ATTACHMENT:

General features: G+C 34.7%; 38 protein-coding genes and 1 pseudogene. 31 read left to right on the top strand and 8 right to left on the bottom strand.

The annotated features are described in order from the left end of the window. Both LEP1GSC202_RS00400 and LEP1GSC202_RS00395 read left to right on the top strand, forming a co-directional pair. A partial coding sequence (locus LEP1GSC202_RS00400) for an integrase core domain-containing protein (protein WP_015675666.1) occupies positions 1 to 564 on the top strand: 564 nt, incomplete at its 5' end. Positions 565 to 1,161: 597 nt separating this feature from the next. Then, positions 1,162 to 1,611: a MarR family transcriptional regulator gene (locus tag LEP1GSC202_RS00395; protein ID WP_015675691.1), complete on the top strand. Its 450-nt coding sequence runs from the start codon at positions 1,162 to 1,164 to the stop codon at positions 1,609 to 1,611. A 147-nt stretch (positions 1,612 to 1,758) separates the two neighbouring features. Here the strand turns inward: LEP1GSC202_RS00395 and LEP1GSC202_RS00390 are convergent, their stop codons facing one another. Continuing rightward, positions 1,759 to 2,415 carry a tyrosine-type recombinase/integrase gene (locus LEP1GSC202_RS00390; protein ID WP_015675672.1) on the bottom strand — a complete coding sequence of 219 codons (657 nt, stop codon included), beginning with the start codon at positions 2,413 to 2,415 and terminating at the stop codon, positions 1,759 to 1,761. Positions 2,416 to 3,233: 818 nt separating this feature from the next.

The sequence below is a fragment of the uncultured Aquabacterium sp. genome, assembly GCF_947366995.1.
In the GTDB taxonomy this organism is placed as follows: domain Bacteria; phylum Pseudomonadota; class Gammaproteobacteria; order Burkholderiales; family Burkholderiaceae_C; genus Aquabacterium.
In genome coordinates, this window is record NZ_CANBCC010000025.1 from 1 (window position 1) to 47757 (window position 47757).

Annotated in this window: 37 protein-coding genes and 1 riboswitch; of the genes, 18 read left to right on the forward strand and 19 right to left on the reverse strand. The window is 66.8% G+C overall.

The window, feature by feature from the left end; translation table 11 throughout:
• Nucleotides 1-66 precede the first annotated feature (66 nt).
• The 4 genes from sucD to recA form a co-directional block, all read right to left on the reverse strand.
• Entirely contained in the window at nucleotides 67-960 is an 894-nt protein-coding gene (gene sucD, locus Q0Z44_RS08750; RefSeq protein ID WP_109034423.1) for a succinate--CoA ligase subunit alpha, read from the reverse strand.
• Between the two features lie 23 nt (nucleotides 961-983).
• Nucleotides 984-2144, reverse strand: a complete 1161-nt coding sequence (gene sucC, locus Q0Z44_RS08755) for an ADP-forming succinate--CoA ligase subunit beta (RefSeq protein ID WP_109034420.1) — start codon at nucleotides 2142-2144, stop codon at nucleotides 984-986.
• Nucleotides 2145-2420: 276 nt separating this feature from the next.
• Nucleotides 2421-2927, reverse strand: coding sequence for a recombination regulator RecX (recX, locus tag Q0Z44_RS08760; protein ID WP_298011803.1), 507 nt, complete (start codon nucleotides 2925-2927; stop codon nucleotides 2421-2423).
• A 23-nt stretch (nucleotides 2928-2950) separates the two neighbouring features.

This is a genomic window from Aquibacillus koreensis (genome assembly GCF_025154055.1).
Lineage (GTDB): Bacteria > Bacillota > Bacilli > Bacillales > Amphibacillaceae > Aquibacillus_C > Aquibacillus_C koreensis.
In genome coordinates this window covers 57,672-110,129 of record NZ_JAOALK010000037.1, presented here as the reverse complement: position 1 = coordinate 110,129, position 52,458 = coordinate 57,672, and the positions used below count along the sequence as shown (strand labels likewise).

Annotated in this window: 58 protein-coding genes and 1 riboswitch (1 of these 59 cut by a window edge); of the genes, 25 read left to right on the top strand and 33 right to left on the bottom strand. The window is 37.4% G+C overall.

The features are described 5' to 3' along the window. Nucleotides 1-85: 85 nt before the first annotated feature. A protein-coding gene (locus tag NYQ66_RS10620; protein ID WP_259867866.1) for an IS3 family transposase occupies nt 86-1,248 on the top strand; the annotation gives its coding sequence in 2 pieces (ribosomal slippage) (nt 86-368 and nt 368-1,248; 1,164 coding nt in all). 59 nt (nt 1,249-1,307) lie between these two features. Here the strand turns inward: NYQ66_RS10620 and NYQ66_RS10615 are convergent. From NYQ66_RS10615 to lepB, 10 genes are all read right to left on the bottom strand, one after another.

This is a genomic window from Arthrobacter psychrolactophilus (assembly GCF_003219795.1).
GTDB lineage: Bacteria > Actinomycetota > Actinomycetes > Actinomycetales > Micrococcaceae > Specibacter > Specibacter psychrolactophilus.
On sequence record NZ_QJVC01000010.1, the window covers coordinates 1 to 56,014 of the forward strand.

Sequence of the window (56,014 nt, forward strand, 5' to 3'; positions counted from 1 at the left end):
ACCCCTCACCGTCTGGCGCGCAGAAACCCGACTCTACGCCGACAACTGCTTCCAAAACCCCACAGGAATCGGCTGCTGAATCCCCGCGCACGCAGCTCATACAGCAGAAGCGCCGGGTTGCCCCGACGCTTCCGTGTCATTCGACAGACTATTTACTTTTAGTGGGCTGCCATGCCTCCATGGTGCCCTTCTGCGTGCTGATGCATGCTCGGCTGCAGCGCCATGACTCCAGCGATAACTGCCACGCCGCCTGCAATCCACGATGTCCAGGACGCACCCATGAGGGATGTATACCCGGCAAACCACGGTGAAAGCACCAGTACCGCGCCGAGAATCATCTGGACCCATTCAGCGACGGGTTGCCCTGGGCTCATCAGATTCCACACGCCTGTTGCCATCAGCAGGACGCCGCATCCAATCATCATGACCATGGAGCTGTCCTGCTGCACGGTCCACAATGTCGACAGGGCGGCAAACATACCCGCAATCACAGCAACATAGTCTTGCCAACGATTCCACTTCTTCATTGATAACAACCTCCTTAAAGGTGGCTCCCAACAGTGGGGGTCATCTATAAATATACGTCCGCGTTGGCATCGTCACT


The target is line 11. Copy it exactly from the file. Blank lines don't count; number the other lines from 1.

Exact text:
• Between the two features lie 23 nt (nucleotides 961-983).